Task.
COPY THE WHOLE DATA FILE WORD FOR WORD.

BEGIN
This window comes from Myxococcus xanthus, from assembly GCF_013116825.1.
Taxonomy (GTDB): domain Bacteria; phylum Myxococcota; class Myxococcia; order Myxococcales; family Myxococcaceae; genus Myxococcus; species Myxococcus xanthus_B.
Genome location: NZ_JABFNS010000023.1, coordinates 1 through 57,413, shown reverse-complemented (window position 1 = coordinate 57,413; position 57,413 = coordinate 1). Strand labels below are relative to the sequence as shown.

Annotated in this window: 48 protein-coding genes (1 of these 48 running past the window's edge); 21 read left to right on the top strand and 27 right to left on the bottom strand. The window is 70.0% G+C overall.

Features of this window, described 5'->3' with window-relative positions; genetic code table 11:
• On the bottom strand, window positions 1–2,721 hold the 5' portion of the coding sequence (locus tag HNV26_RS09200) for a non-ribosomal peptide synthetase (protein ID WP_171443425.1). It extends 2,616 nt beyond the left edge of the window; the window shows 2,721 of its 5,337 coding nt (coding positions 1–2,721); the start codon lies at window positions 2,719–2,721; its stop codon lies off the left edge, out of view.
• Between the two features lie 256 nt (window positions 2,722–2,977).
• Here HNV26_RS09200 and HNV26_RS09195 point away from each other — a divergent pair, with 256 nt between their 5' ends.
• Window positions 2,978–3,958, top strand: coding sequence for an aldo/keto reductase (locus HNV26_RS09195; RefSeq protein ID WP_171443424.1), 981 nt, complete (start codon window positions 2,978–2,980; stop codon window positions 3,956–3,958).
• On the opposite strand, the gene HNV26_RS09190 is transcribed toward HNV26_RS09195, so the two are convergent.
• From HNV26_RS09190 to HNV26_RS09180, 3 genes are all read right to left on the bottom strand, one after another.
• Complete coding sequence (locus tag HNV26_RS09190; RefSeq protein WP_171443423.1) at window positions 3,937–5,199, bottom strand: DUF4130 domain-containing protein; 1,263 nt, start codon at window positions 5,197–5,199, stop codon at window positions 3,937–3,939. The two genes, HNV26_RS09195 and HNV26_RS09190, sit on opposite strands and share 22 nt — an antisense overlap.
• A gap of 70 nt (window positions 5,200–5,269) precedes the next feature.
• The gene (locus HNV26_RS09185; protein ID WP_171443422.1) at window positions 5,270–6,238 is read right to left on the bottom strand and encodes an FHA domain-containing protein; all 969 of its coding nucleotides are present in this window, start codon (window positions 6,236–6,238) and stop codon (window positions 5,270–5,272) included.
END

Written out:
This window comes from Myxococcus xanthus, from assembly GCF_013116825.1.
Taxonomy (GTDB): domain Bacteria; phylum Myxococcota; class Myxococcia; order Myxococcales; family Myxococcaceae; genus Myxococcus; species Myxococcus xanthus_B.
Genome location: NZ_JABFNS010000023.1, coordinates 1 through 57,413, shown reverse-complemented (window position 1 = coordinate 57,413; position 57,413 = coordinate 1). Strand labels below are relative to the sequence as shown.

Annotated in this window: 48 protein-coding genes (1 of these 48 running past the window's edge); 21 read left to right on the top strand and 27 right to left on the bottom strand. The window is 70.0% G+C overall.

Features of this window, described 5'->3' with window-relative positions; genetic code table 11:
• On the bottom strand, window positions 1–2,721 hold the 5' portion of the coding sequence (locus tag HNV26_RS09200) for a non-ribosomal peptide synthetase (protein ID WP_171443425.1). It extends 2,616 nt beyond the left edge of the window; the window shows 2,721 of its 5,337 coding nt (coding positions 1–2,721); the start codon lies at window positions 2,719–2,721; its stop codon lies off the left edge, out of view.
• Between the two features lie 256 nt (window positions 2,722–2,977).
• Here HNV26_RS09200 and HNV26_RS09195 point away from each other — a divergent pair, with 256 nt between their 5' ends.
• Window positions 2,978–3,958, top strand: coding sequence for an aldo/keto reductase (locus HNV26_RS09195; RefSeq protein ID WP_171443424.1), 981 nt, complete (start codon window positions 2,978–2,980; stop codon window positions 3,956–3,958).
• On the opposite strand, the gene HNV26_RS09190 is transcribed toward HNV26_RS09195, so the two are convergent.
• From HNV26_RS09190 to HNV26_RS09180, 3 genes are all read right to left on the bottom strand, one after another.
• Complete coding sequence (locus tag HNV26_RS09190; RefSeq protein WP_171443423.1) at window positions 3,937–5,199, bottom strand: DUF4130 domain-containing protein; 1,263 nt, start codon at window positions 5,197–5,199, stop codon at window positions 3,937–3,939. The two genes, HNV26_RS09195 and HNV26_RS09190, sit on opposite strands and share 22 nt — an antisense overlap.
• A gap of 70 nt (window positions 5,200–5,269) precedes the next feature.
• The gene (locus HNV26_RS09185; protein ID WP_171443422.1) at window positions 5,270–6,238 is read right to left on the bottom strand and encodes an FHA domain-containing protein; all 969 of its coding nucleotides are present in this window, start codon (window positions 6,236–6,238) and stop codon (window positions 5,270–5,272) included.